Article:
This is going to be an ambitious walk and everything needs to run to plan as my start time will be later than normal. It is day two of my walk along the Jurassic Way and sorting out my outward journey on the bus has been a problem. The question was the uncertainty as to whether bus service number 67 between Gretton and Market Harborough was still running. Having read an article on the internet to say it was being axed was a major stumbling block and my enquiries before setting out on this trip didn’t get very far until I contacted the Post Office in Gretton. Thankfully the villagers had saved the bus service for the meantime.
So I’m driving from Market Harborough to Gretton early and have plenty of time to spare to walk around the village before catching the number 67 bus back to Market Harborough. Villagers waiting for the bus tell me the efforts they have made to save their bus connection.
I’m the only person going as far as Market Harborough and first I want to take a quick look around town. It’s already 11am and I have a twenty mile walk ahead of me and furthermore it’s October and it will be sunset about 6pm. I’m taking a good torch with me today but my main concern is getting to Gretton before it is totally dark. For one thing I could cut a chunk out of the walk but this would mean missing a section of the Jurassic Way.
My outward route from Market Harborough is along the Brampton Valley Way, a former railway track bed which is the same route that I had followed in the opposite direction on the previous day but at a brisk pace today I seem to walk this in no time at all. Leaving the railway path prior to Oxendon Tunnel I re-join the Jurassic Way above the northern portal of the tunnel and head east on field paths. The rain from yesterday showers has turned the ground a bit greasy. The route around Waterloo Lodge, the first farm is a bit confusing due to a lack of signage but I manage partly by luck to follow the correct route. Beyond, I decide to make a short detour to visit a trig point where there is a good view to the south. Back en-route I’m descending to Braybrooke with the plan of having a lunch stop in the churchyard but as it turns out there was no seat or anywhere suitable to sit. Even the village doesn’t offer any suitable stopping point and so leaving the village I enter a field part of which forms the village cricket pitch and fined a solitary seat alongside a hedge. Now this must be the most uneven cricket pitch in the country as it shares the field with a herd of cows and the castle earthworks. Braybrooke Castle is today no more than a series of earthworks but originally consisted as a fortified manor house complete with fish ponds. The original building is believed to have dated from around 1200AD and later served as a farmhouse until it was demolished prior to 1633. A 17th century farmhouse occupied the site until it too was demolished around 1960.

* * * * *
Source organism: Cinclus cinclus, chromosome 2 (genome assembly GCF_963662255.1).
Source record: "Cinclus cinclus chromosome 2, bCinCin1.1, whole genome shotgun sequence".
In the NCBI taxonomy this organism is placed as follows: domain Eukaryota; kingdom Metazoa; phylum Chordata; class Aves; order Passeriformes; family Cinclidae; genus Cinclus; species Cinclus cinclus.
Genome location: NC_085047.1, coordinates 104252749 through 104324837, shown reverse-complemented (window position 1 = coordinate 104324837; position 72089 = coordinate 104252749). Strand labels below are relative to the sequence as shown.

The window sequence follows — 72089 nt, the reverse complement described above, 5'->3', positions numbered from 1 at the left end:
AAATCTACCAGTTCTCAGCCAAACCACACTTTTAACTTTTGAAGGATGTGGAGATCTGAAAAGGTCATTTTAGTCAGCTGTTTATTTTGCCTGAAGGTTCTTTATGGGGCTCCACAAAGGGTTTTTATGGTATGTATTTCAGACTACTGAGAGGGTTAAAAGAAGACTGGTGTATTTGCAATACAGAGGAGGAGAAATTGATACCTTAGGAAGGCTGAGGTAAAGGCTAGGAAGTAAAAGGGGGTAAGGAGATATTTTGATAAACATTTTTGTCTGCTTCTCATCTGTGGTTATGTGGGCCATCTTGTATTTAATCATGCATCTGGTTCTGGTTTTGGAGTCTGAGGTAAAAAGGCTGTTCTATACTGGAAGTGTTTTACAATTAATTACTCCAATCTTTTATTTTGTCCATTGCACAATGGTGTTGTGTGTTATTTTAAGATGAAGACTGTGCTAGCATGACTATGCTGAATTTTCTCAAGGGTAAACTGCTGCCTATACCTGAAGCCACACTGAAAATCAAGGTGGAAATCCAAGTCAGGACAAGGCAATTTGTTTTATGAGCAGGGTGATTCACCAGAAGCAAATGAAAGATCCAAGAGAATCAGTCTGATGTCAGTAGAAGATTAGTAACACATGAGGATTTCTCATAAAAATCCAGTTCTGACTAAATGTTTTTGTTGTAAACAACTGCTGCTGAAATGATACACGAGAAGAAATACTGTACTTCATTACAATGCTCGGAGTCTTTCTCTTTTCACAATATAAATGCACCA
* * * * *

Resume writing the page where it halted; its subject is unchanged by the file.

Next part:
Now it is not my normal habit to take lunch in with a field of cows but these seem to be grazing some distance away and taking no interest in me.
It’s time to press on and I follow a path across several fields some of which are ploughed and unlike the previous days’ walking the mud was now beginning to stick you my boots. I pass next through Park Hill Farm and ascend to cross the A6 over well hidden stiles behind large hawthorn hedges then continue alongside Hermitage Wood. Beyond, the path is ill-defined as not only does it cross large fields but these fields were bounded by areas of set-a-side and are quite overgrown. At field boundaries the path is often poorly signed and I gather that this is not a well walked area. Next I have to keep out of the way of a farmer spreading liquid manure on his field and he is not going to stop for anyone so I wait for a suitable point then make a dash for it without being pelted with the brown stuff. As I near the A427 the walking becomes easier and I join a minor road and head into the attractive village of Stoke Albany by which time it is turning out a pleasant sunny afternoon. I next follow a lane to the nearby village of Wilbarston pausing briefly to look at the church.